Saturday, June 23, 2012



Kenyan Parliamentary Session

By Jerry Okungu
Nairobi, Kenya
June 20, 2012

Every time I watch news on television or pick a newspaper in the morning, all I read are frightening developments from our august house. I sometimes wonder whether the same MPs that sit in that house also live in this country.

Take the case of the golden handshake that caused a lot of controversy the other day, one wondered why 220 Kenyans that have earned a total Ksh. 60 million each in the last five years should still get between Ksh 5 million and 15 million when parliament dissolves; more so when in the process, they have resisted paying taxes despite a new constitution coming into force way back in 2010.

It is my sincere belief that had the Prime Minister not intervened, it is most plausible that this outrageous amendment would have sailed through parliament with lightening speed. What I’m not so sure about is whether Kenyans are already out of the woods. The current MPs are capable of plotting new schemes that most likely have not come to light.

This week alone, two bad news have come from the same house. The Ksh. 1.5 trillion budget presented to parliament last week seems to have cushioned MPs against any taxation until after this parliament expires. Not that they will not pay taxes. This time round, the same tax payer will meets the taxes of our privileged class through the treasury because according to the new minister for Finance, these state officers that were there before the new constitution have a binding contract that excludes them from the taxman’s net. Again, poor Kenyans have to part with Ksh. 4.6 billion just to make our privileged class more comfortable. This is happening at a time when primary school kids are going without learning materials as doctors and nurses are threatening to return to the streets because of poor conditions of service.

Come to think of it; the Ksh 4.6billion we are giving MPs as tax cushion is enough to give medical cover to over 200,000 civil servants together with their families for one year! Is anybody thinking of Kenyans in that parliament?

It would appear like the current members of parliament have chosen to be at war with the new constitution. Any clause that threatens them as a group is likely to be dispensed with. And it would appear like marshalling a two thirds majority when their collective interest is at stake is not a problem like they did last week on realizing that failure to pass crucial bills on devolution was likely to send them packing.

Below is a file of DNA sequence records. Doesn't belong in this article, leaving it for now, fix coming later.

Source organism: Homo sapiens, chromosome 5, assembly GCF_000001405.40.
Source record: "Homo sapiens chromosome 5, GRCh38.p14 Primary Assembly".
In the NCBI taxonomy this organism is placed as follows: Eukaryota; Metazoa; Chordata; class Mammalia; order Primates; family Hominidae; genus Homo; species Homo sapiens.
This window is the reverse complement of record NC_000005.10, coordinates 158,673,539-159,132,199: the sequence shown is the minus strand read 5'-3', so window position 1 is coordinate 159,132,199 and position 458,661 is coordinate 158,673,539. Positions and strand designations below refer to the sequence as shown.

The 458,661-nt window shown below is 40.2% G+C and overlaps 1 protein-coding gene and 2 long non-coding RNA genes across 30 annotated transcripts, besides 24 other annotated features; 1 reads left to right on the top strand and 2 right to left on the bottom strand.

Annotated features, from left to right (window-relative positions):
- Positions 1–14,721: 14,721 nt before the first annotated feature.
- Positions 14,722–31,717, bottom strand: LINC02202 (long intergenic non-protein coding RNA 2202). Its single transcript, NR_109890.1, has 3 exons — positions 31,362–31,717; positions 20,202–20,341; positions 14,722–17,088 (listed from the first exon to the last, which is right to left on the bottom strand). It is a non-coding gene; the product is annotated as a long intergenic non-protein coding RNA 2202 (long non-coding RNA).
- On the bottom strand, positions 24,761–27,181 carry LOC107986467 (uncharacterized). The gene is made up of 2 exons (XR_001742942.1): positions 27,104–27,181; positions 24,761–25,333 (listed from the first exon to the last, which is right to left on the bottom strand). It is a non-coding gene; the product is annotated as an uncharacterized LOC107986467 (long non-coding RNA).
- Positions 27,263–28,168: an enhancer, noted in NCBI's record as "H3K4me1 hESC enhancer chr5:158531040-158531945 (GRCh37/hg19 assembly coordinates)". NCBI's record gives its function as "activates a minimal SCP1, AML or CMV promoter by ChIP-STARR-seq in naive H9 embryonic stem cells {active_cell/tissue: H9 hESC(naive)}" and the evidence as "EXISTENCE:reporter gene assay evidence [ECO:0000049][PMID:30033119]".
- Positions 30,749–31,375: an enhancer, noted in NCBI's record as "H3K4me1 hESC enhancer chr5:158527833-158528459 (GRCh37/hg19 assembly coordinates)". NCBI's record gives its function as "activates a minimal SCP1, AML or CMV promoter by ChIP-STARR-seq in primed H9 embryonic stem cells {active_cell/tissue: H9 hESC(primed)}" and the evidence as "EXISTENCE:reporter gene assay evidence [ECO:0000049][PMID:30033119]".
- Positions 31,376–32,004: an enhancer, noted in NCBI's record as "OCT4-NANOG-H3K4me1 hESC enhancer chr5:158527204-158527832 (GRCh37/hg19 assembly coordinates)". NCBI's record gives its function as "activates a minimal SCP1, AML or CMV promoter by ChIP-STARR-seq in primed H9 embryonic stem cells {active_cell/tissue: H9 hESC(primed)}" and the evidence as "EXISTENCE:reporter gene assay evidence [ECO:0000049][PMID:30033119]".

Now they are at it again. One MP is planning to bring a constitutional amendment that will allow presidential candidates to vie for six seats at the next elections so that if a particular candidate loses the presidency, she or he can be rewarded with a senate, parliamentary or governor’s position. The same MP also wants losers to be eligible for nomination to the lucrative positions that will be available once a new government is formed.

Chris Okemo, the MP for Nambale should be reminded that this is not how democracy works. This self preservation is dangerous and expensive for the country. It will bring about a lot of indiscipline in political parties as well as a drain on our national resources.

Assuming that we have 100 presidential candidates all running for six seats each, it will mean that those who will have won four, five or six seats will have to surrender many of their seats. Those seats will have to be contested again so soon after the general elections. Do we have a budget for this extravagance just because we want to please the current MPs?

Let us be serious with our politics. Politicians must measure up and choose to contest seats that they feel capable of winning. We cannot allow politicians to behave like fishermen who go to the sea to cast their nets at sea without knowing what kind of fish they will catch. It is reckless to conduct our politics in this manner.

In civilized societies, a sitting senator or congressman whose term ends in the middle of the next term is allowed to contest the presidency, congress or senate. However, if he wins, he will be obliged to resign his earlier position and a by election is conducted. We cannot have political wannabes wasting our time and resources going for positions they are incapable of winning. And losers must respect the will of the people and temporarily retire from politics and cool their heels for five years before returning to the arena five years later.

Examples of good manners abound. When Senator Barack Obama was elected US President in 2008, he resigned his senate seat as Chicago Senator. When Joe Biden was appointed Vice President, he resigned his congressional seat. The same applied to Congressman Hilary Clinton when he accepted to serve in Obama’s administration.

In my opinion, these reckless amendments of our constitution are uncalled for, against the spirit of the new constitution and are an affront to the people of Kenya who authored the constitution. If the Commission on Implementation of the Constitution cannot not stop this recklessness, if the IEBC and the Judiciary cannot save Kenyans from these rogue law makers; it is only fair that Kenyans themselves resist the mutilation of their hard earned constitution so early in the day.

In this regard, Kenyans must take note who among the current MPs are either against them or for them. In the same breath, let us see which political parties are with Kenyans on this fight and those that are not, so that we can make informed decisions when the time comes.